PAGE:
Panthers' MacKenzie shares story of his near brush with goaltending
SUNRISE, Fla. -- Jokingly referred to as the team's "best ball-hockey goaltender" for his unconventional shot-blocking style, a rare turn of events nearly placed fourth-line center Derek MacKenzie between the pipes for the Florida Panthers on Tuesday night.
Following injuries to both starting goaltender Roberto Luongo and backup Al Montoya during a matchup with the Toronto Maple Leafs at the BB&T Center, the Panthers were left scrambling to find a suitable replacement in net.
With goaltending coach Robb Tallas initially deemed ineligible to play as confusion over league rules led to a nearly 15-minute delay, Panthers head coach Gerard Gallant turned to his bench and began to look for volunteers.
"When (Gallant) finally came out and said we've got to put somebody in, I said I'd go, and he said, 'Hurry up,' " MacKenzie said, doing his best Gallant impression. "That was the extent of it. It was just kind of a quick decision."
With that, MacKenzie rushed down the tunnel and into the dressing room. Unable to fit into either Luongo or Montoya's bulky gear, the 5-foot-11 forward says he hurriedly began to strap on Tallas' smaller pads.
His equipment now almost completely on, save for the chest protector, MacKenzie was informed that Tallas had been cleared to play and that he would have to quickly strip down and return the gear.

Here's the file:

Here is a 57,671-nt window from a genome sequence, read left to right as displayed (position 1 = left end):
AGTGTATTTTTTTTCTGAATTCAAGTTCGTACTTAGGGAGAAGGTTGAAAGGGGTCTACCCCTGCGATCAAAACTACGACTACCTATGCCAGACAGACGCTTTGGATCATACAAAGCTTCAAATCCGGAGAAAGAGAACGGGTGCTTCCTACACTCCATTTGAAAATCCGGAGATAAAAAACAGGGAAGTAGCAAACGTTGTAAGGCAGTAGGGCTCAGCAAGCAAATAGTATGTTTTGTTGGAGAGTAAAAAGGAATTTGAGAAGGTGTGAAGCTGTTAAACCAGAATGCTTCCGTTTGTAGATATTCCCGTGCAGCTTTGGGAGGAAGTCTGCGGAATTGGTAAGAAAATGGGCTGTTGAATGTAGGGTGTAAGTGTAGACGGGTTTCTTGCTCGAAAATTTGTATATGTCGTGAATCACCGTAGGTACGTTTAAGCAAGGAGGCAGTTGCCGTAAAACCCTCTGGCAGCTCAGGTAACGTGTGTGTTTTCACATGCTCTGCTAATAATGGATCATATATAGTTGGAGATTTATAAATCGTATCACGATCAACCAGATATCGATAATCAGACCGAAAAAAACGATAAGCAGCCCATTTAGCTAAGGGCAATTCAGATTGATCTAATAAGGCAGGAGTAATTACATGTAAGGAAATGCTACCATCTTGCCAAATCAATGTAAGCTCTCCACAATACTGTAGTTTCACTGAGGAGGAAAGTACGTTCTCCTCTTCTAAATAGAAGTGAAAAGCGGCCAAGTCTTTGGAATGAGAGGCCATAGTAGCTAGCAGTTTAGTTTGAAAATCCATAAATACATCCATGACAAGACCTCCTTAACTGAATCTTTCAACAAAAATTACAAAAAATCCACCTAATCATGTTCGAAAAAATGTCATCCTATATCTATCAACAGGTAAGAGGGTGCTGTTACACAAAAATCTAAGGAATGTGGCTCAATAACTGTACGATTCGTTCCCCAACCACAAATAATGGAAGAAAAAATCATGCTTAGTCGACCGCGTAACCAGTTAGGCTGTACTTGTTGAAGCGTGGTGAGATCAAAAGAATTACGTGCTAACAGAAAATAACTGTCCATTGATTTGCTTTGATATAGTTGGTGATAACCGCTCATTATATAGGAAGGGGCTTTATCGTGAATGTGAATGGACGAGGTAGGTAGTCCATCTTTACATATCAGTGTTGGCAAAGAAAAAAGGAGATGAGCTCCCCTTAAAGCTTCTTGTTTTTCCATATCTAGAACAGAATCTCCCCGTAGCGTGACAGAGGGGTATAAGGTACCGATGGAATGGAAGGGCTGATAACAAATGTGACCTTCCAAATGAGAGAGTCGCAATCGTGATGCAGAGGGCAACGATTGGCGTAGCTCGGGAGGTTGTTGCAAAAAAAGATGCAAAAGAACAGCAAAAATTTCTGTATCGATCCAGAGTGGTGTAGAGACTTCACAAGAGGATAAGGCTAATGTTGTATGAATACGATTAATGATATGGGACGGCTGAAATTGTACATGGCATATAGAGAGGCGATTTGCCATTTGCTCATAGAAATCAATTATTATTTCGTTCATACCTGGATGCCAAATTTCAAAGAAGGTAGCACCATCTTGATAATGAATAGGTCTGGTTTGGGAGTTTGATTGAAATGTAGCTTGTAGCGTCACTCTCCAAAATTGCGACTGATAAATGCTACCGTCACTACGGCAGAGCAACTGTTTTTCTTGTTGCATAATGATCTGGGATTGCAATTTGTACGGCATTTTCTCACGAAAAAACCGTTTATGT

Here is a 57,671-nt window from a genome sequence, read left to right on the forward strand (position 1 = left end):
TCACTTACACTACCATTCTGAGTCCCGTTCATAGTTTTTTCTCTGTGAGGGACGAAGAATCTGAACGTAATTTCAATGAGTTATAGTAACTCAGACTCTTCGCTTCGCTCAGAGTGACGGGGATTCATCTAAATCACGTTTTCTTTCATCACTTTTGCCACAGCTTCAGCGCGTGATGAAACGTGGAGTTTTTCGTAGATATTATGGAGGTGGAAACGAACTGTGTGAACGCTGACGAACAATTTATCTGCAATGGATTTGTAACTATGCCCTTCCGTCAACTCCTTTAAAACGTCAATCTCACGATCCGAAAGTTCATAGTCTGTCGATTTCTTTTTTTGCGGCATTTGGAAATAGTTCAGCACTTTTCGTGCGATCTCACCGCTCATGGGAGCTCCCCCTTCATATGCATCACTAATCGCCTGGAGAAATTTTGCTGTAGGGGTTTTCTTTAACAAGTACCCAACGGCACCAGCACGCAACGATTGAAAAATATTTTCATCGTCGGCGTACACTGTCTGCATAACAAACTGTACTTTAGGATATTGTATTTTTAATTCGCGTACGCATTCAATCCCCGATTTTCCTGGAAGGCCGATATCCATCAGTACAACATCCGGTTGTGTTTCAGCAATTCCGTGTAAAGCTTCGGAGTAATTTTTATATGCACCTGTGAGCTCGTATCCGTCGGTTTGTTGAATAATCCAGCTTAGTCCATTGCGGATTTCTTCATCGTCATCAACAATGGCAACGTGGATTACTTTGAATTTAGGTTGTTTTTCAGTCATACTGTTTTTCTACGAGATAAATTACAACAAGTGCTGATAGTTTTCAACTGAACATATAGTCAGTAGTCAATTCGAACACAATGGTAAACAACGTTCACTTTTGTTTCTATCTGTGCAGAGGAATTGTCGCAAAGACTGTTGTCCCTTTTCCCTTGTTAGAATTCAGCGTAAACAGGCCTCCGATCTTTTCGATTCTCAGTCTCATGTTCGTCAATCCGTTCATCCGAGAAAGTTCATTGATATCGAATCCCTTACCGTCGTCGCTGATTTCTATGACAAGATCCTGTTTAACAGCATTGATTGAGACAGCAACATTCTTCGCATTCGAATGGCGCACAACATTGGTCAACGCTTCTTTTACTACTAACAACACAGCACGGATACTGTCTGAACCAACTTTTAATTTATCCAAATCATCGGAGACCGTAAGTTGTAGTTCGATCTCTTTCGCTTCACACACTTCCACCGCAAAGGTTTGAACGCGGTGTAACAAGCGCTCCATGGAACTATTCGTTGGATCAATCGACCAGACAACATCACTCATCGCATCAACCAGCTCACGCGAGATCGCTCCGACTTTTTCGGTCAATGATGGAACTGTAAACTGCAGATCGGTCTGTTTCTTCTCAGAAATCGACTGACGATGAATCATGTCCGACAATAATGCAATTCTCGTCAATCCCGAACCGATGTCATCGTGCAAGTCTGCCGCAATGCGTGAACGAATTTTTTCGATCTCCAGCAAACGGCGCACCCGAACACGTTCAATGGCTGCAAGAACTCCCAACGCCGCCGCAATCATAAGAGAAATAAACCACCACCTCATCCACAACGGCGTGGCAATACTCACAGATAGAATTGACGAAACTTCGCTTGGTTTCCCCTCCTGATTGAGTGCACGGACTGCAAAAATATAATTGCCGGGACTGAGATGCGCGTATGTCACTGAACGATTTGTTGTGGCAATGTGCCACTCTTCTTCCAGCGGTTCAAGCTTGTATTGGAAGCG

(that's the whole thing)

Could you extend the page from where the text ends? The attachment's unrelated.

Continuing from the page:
"It was all within about five minutes," said MacKenzie. "I had two guys tying up pads and my equipment [was] flying off. It was pretty funny."
Throughout this entire ordeal, the 33-year-old veteran managed to remain upbeat and somehow never felt any nerves as the eye's of the hockey world curiously converged on Sunrise.
"There probably should have been," MacKenzie said with a laugh. "I don't know why there wasn't. Maybe I was in a little disbelief."
In the end, neither MacKenzie nor Tallas were needed as Luongo would end up making a surprising return to the game where the Maple Leafs would go on to defeat the Panthers, 3-2.
Looking back on what could have been, MacKenzie admitted that he really didn't know what he would have done if his number had been called.
"The only thing I could think of at the time was: 'When I skate out on the ice, do I go down and do what normal goalies do?' " MacKenzie said with a laugh. " 'Do I shuffle the crease, push the snow aside and act like I know what I was doing?' After that, I wasn't sure what I was going to do."
Luckily for MacKenzie, Panthers general manager Dale Tallon said after the game that the team most likely would have considered playing without a goaltender, rather than trusting a forward to get the job done.
"I don't blame him," MacKenzie said with a smile.
"I always joke that when I'm done playing I'm going to be a goalie in men's league."